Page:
Long Distance Running
17th Jul 2012
Last Friday I went up to the Lakes with a friend from the village as part of a large support crew for another friend, also from the village, and both called Mike, who was attempting the Bob Graham Round. The BGR is a serious running challenge: 42 peaks, 70-odd miles, 29,000 feet of height gain and loss, and to be completed in under 24 hours!
I’d been roped in to support on leg 3 (of 5). Leg 3 is the graveyard shift. People generally start at around 6 / 7pm, meaning that they start Leg 3 at about 3am. Most people make their attempts during the summer months which means that it gets light shortly after starting Leg 3. Bearing in mind the fact that I have only really started running regularly this year (I signed up for the Snowdon Marathon in October which has given me a bit of a goal) I was a little daunted at the prospect of running 16 miles (Leg 3 is the longest of the 5). What had encouraged me to say yes was the fact that those 16 miles would be run over a time period of about 6 hours. A few weeks back I ran the Kinder Trog, which was also 16 miles, in just over 2 hours so I was pretty confident that I wouldn’t be slowing anybody down.
The alarm went at 2.05am. Painful. 10 minutes and we were in the car headed along a very quiet country lane to the change-over with a box of food, stove, tea, pot noodles, spare clothes – basically anything Mike needed. I packed a bag with spare clothes, waterproofs, food, drink, a camera, some gels and a map. Mike duly arrived with a small entourage of supporters – a navigator, a packhorse, and a ‘spare’. He was 10 minutes ahead of his self-imposed 23 hour schedule, so chosen to give him an hour of play if things started to go pear shaped. His packhorse unloaded some more clothes and food, a bothy and a first aid kit into my bag (I was the designated pack horse for Leg 3), and we set off after he’d slurped down half a pot noodle and a mug of tea. We’d opted for 1 head torch for 4 of us as it was already getting light by the time we set off – steeply uphill for about 1,500 feet. I ran at the back with the torch and Mike duly stabbed me with his walking poles which he’d opted to run with in an attempt to save his knees.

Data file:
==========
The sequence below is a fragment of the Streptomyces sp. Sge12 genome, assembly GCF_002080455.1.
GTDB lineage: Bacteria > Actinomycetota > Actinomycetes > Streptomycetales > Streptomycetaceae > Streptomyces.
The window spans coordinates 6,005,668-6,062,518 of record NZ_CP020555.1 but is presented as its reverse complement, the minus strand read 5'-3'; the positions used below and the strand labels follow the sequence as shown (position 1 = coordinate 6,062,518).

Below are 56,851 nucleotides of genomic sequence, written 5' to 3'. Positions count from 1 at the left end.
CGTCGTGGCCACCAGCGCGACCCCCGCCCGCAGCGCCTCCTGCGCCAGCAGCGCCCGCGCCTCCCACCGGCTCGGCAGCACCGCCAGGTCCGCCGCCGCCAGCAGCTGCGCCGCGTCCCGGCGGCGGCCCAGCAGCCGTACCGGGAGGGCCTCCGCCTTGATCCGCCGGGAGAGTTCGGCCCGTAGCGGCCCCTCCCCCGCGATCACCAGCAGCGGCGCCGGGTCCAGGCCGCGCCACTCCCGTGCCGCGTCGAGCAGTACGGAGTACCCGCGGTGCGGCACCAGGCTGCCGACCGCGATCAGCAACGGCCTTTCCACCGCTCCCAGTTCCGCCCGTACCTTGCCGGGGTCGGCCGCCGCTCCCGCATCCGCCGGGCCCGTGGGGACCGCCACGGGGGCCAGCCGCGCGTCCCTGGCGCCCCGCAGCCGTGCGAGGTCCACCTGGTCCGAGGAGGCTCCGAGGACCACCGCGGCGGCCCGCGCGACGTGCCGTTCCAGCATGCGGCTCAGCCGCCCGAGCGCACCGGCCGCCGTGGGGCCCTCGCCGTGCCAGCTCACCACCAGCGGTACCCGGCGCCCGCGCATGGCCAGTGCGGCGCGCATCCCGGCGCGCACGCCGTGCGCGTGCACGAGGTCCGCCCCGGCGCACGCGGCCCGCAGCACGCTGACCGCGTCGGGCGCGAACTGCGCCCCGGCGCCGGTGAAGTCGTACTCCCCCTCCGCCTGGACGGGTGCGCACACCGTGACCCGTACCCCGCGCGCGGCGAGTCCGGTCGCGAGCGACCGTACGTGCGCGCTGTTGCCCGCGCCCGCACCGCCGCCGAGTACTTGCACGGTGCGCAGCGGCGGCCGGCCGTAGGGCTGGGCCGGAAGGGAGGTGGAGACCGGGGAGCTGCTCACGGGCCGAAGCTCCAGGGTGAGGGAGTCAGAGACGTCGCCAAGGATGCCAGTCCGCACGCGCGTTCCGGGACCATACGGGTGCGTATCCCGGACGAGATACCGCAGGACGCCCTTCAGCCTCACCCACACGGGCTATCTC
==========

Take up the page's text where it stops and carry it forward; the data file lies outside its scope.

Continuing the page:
The next 6 hours were thoroughly enjoyable. Once I was over the initial shock of the early start the occasion soon took over. The sun came up in beautiful oranges. We were alone up in the hills. The pace was surprisingly slow (hence the 6 hours for 16 miles) – the protocol is to basially walk the uphill sections, jog the flat sections and run the downhill sections. Having already run around 28 miles over Legs 1 and 2 Mike was starting to show signs of pain and spent a lot of Leg 3 in his own little world. Our spare supporter, an accomplished runner who completed an unsupported BGR many years ago, was ill and feeling the effects of the Saunders Mountain Marathon the previous weekend, and dropped off the pace, leaving myself as packhorse and Kirsty, who also completed a round a few years back, as navigator. Kirst y and I basically kept feeding Mike bits of food and handing him an open water bottle, took his poles off him when he didn’t need them, carried his stuff, worked out the best route, and generally chivvied him along.